Suffice to say Yasiel Puig’s second season in the big leagues hasn’t gotten off on the same foot his rookie year did. For starters, Puig was with the Los Angeles Dodgers on Opening Day in 2014, rather than playing with their minor league affiliate in Chattanooga, as was the case in 2013. With plenty of expectations heaped on the Cuban outfielder, Puig’s Major League debut was a night entirely focused on him.

This season, plenty of attention has remained on Puig, both for his play, but also his past, namely details of his escape from Cuba, and other off-the-field transgressions. Through 26 games this season, Puig has already not played in four of them, and is hitting .265 with three home runs and 14 RBIs. After the same number of games in 2013, Puig was hitting .436 with seven homers and 16 RBIs, while playing in all 26 games.

The situation is a bit of comparing apples to oranges and it certainly couldn’t have been expected Puig would maintain an average above .400. Naturally, with more film available of him at the plate, a question heading into this season was how Puig would adjust to the pitchers that have adjusted to him.

According to Bill Plunkett of the OC Register, Puig is taking the necessary steps to analyze the strategy pitchers use against him:

I’ve definitely been doing a lot more studying this year,” Puig said through an interpreter. “There’s a lot of good pitchers in this league and they’ve definitely figured me out as a hitter. So I have to do more studying, more preparation with my coaches.”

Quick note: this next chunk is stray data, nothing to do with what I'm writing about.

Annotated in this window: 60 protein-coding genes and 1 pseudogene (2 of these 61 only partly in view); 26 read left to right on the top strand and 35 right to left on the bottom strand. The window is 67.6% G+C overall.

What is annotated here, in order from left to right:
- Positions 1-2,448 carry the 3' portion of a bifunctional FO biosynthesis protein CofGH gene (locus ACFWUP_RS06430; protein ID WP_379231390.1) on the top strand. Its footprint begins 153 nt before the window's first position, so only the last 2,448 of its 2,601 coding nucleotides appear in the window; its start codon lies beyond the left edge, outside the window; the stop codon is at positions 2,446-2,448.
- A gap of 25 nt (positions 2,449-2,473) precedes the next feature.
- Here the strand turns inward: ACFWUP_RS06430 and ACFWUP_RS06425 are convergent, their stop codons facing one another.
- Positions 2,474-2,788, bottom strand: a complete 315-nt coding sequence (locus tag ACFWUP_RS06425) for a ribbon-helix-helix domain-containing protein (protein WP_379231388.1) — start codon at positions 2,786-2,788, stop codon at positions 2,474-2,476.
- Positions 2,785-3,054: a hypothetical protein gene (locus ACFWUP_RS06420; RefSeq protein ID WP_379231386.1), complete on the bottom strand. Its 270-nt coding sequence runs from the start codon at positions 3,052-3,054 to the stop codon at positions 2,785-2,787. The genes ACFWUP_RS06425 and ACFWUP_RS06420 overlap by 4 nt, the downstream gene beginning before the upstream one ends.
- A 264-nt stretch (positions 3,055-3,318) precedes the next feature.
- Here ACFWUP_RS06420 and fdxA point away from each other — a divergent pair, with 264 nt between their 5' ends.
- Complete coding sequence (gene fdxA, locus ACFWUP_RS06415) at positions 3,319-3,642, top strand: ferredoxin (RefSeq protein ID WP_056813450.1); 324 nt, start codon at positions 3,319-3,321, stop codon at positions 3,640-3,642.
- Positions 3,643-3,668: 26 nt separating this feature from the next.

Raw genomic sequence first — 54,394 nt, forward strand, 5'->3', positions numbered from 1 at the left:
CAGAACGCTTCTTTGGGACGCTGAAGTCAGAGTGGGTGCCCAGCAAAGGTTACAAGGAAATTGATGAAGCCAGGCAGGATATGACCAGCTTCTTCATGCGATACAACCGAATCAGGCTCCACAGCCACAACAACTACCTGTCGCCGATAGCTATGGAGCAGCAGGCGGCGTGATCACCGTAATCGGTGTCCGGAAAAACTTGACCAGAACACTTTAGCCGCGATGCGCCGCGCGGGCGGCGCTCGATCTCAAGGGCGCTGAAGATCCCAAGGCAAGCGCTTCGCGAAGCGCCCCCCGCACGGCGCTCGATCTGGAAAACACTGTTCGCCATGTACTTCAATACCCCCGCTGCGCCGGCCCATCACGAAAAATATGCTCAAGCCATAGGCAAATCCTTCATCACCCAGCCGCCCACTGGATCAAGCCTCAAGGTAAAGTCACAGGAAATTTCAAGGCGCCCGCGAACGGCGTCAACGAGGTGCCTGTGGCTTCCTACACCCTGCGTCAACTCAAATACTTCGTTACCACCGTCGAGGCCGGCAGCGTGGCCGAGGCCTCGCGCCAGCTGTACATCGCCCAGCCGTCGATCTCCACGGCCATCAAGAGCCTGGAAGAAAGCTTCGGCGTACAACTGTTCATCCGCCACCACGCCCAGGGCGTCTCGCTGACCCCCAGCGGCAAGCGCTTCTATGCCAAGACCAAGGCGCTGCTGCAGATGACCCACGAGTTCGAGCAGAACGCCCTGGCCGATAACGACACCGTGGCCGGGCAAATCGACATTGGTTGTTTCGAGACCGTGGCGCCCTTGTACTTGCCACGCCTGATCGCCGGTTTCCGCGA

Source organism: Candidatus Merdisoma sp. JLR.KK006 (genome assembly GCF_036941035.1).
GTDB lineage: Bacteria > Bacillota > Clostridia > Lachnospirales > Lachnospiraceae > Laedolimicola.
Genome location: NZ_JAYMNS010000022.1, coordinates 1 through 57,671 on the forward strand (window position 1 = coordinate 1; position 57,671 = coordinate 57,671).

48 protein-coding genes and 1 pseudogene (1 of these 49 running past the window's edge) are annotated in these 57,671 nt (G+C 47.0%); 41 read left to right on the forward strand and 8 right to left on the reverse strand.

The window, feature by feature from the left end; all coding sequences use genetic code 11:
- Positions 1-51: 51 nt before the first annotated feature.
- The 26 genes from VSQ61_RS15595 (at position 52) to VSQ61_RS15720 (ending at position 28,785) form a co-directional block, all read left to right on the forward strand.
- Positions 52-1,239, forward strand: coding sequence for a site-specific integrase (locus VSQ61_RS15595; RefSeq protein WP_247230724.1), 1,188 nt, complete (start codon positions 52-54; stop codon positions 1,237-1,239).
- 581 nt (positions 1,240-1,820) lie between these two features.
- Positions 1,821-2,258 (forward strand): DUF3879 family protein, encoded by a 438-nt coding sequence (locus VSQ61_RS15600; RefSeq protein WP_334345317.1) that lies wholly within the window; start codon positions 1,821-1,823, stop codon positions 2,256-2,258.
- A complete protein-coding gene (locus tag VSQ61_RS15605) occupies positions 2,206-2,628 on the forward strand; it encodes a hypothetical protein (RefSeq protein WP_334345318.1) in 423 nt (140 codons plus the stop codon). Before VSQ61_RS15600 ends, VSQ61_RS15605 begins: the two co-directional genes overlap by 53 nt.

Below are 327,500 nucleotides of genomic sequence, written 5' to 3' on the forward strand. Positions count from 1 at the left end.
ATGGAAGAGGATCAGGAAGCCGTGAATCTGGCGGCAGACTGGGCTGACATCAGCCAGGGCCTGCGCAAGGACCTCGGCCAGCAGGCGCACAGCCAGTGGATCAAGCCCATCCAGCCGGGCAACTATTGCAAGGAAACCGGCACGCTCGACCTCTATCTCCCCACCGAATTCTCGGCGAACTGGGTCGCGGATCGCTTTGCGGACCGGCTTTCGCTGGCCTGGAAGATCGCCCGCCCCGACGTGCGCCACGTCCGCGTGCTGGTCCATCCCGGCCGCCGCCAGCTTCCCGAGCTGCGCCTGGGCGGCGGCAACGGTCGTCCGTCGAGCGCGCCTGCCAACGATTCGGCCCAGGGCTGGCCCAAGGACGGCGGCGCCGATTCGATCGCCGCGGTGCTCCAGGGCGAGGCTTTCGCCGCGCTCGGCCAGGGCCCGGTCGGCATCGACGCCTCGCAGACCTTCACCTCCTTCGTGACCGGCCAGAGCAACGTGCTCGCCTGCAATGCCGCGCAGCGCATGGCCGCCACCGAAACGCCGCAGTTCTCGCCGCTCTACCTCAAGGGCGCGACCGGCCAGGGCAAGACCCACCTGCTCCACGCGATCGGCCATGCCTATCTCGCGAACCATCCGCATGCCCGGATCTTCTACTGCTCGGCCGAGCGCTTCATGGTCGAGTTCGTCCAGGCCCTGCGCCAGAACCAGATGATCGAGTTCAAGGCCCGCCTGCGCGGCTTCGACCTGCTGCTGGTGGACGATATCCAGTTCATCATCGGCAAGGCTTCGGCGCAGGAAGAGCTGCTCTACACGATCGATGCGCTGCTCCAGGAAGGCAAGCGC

Zack Greinke offered the approach he would take if facing Puig, which is essentially what opposing pitchers have done to Puig:

Up and in with hard stuff. Down and away with off-speed.”

The extra studying Puig has undertaken currently isn’t paying off in his batting average, but the typically aggressive hitter has already walked eight times and is on pace to break 2013’s walk total of 36. As other hitters do, Puig still has moments where it appears as though he’s flailing at the plate. One of the criticisms the young outfielder has faced is the accusation he’s unwilling to work on improving as a player.

Puig’s teammates and Don Mattingly have come to his defense on multiple occasions in an effort to clear the air on his perceived lack of desire to improve. While the studying may not be paying dividends now, it’s another positive sign that Puig is interested in evolving as a player.
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Dodgers Update: Yasiel Puig’s Story Going To Be A Movie? Plus, Mattingly’s Trouble In The Outfield


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About The Author

Matt is a journalist from Whittier, California. A Cal State Long Beach graduate, Matthew occasionally contributes to Lakers Nation, and previously served as the lead editor and digital strategist at Dodgers Nation, and the co-editor and lead writer at Reign of Troy, where he covered USC Football. You can follow Matt on Twitter @mmoreno1015

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